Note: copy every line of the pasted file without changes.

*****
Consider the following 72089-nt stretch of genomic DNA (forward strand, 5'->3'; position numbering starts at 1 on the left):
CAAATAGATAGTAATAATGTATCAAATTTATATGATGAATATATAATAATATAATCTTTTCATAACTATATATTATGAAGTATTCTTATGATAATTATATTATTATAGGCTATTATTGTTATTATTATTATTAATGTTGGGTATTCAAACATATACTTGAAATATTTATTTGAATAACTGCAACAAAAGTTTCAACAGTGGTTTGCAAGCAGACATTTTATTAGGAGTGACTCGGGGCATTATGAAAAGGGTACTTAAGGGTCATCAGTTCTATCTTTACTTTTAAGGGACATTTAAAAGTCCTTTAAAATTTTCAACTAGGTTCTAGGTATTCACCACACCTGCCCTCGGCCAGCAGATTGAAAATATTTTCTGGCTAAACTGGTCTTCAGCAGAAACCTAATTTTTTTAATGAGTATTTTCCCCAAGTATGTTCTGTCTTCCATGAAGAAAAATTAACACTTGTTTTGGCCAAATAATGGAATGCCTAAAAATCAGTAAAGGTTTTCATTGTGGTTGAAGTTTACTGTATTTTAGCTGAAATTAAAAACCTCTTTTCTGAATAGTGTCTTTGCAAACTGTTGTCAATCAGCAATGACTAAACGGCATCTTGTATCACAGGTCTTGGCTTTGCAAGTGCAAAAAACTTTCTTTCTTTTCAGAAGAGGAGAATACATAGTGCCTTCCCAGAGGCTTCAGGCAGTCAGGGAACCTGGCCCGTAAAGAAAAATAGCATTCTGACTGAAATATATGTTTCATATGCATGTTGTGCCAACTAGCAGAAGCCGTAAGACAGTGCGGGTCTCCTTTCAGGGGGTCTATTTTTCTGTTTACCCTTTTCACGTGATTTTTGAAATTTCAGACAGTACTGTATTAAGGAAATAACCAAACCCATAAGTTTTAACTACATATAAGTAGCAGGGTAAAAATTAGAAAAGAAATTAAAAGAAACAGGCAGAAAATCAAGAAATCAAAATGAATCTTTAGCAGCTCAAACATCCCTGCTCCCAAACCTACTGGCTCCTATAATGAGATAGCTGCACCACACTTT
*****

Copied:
Consider the following 72089-nt stretch of genomic DNA (forward strand, 5'->3'; position numbering starts at 1 on the left):
CAAATAGATAGTAATAATGTATCAAATTTATATGATGAATATATAATAATATAATCTTTTCATAACTATATATTATGAAGTATTCTTATGATAATTATATTATTATAGGCTATTATTGTTATTATTATTATTAATGTTGGGTATTCAAACATATACTTGAAATATTTATTTGAATAACTGCAACAAAAGTTTCAACAGTGGTTTGCAAGCAGACATTTTATTAGGAGTGACTCGGGGCATTATGAAAAGGGTACTTAAGGGTCATCAGTTCTATCTTTACTTTTAAGGGACATTTAAAAGTCCTTTAAAATTTTCAACTAGGTTCTAGGTATTCACCACACCTGCCCTCGGCCAGCAGATTGAAAATATTTTCTGGCTAAACTGGTCTTCAGCAGAAACCTAATTTTTTTAATGAGTATTTTCCCCAAGTATGTTCTGTCTTCCATGAAGAAAAATTAACACTTGTTTTGGCCAAATAATGGAATGCCTAAAAATCAGTAAAGGTTTTCATTGTGGTTGAAGTTTACTGTATTTTAGCTGAAATTAAAAACCTCTTTTCTGAATAGTGTCTTTGCAAACTGTTGTCAATCAGCAATGACTAAACGGCATCTTGTATCACAGGTCTTGGCTTTGCAAGTGCAAAAAACTTTCTTTCTTTTCAGAAGAGGAGAATACATAGTGCCTTCCCAGAGGCTTCAGGCAGTCAGGGAACCTGGCCCGTAAAGAAAAATAGCATTCTGACTGAAATATATGTTTCATATGCATGTTGTGCCAACTAGCAGAAGCCGTAAGACAGTGCGGGTCTCCTTTCAGGGGGTCTATTTTTCTGTTTACCCTTTTCACGTGATTTTTGAAATTTCAGACAGTACTGTATTAAGGAAATAACCAAACCCATAAGTTTTAACTACATATAAGTAGCAGGGTAAAAATTAGAAAAGAAATTAAAAGAAACAGGCAGAAAATCAAGAAATCAAAATGAATCTTTAGCAGCTCAAACATCCCTGCTCCCAAACCTACTGGCTCCTATAATGAGATAGCTGCACCACACTTT